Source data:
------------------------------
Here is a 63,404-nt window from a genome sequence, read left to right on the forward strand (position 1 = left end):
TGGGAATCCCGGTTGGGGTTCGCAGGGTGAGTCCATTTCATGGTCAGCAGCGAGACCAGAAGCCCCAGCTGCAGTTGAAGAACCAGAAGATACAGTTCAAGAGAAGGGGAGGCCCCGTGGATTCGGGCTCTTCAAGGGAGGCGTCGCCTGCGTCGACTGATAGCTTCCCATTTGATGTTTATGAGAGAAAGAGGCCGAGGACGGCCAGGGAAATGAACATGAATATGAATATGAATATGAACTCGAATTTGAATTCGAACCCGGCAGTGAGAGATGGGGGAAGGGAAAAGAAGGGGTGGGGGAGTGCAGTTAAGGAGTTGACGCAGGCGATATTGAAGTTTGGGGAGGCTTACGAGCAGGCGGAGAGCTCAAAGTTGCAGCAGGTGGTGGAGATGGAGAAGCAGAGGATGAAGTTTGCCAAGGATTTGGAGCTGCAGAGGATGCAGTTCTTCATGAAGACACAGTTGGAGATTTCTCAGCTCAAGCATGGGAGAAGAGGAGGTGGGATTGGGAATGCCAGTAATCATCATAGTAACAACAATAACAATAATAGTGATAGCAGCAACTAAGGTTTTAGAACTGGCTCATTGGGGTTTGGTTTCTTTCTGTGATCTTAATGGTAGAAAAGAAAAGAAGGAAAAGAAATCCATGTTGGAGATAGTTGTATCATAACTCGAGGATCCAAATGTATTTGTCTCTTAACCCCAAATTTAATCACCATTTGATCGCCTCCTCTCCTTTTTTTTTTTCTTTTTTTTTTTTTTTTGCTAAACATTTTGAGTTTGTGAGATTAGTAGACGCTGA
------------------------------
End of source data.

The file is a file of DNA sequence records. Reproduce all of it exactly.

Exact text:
Here is a 63,404-nt window from a genome sequence, read left to right on the forward strand (position 1 = left end):
TGGGAATCCCGGTTGGGGTTCGCAGGGTGAGTCCATTTCATGGTCAGCAGCGAGACCAGAAGCCCCAGCTGCAGTTGAAGAACCAGAAGATACAGTTCAAGAGAAGGGGAGGCCCCGTGGATTCGGGCTCTTCAAGGGAGGCGTCGCCTGCGTCGACTGATAGCTTCCCATTTGATGTTTATGAGAGAAAGAGGCCGAGGACGGCCAGGGAAATGAACATGAATATGAATATGAATATGAACTCGAATTTGAATTCGAACCCGGCAGTGAGAGATGGGGGAAGGGAAAAGAAGGGGTGGGGGAGTGCAGTTAAGGAGTTGACGCAGGCGATATTGAAGTTTGGGGAGGCTTACGAGCAGGCGGAGAGCTCAAAGTTGCAGCAGGTGGTGGAGATGGAGAAGCAGAGGATGAAGTTTGCCAAGGATTTGGAGCTGCAGAGGATGCAGTTCTTCATGAAGACACAGTTGGAGATTTCTCAGCTCAAGCATGGGAGAAGAGGAGGTGGGATTGGGAATGCCAGTAATCATCATAGTAACAACAATAACAATAATAGTGATAGCAGCAACTAAGGTTTTAGAACTGGCTCATTGGGGTTTGGTTTCTTTCTGTGATCTTAATGGTAGAAAAGAAAAGAAGGAAAAGAAATCCATGTTGGAGATAGTTGTATCATAACTCGAGGATCCAAATGTATTTGTCTCTTAACCCCAAATTTAATCACCATTTGATCGCCTCCTCTCCTTTTTTTTTTTCTTTTTTTTTTTTTTTTGCTAAACATTTTGAGTTTGTGAGATTAGTAGACGCTGA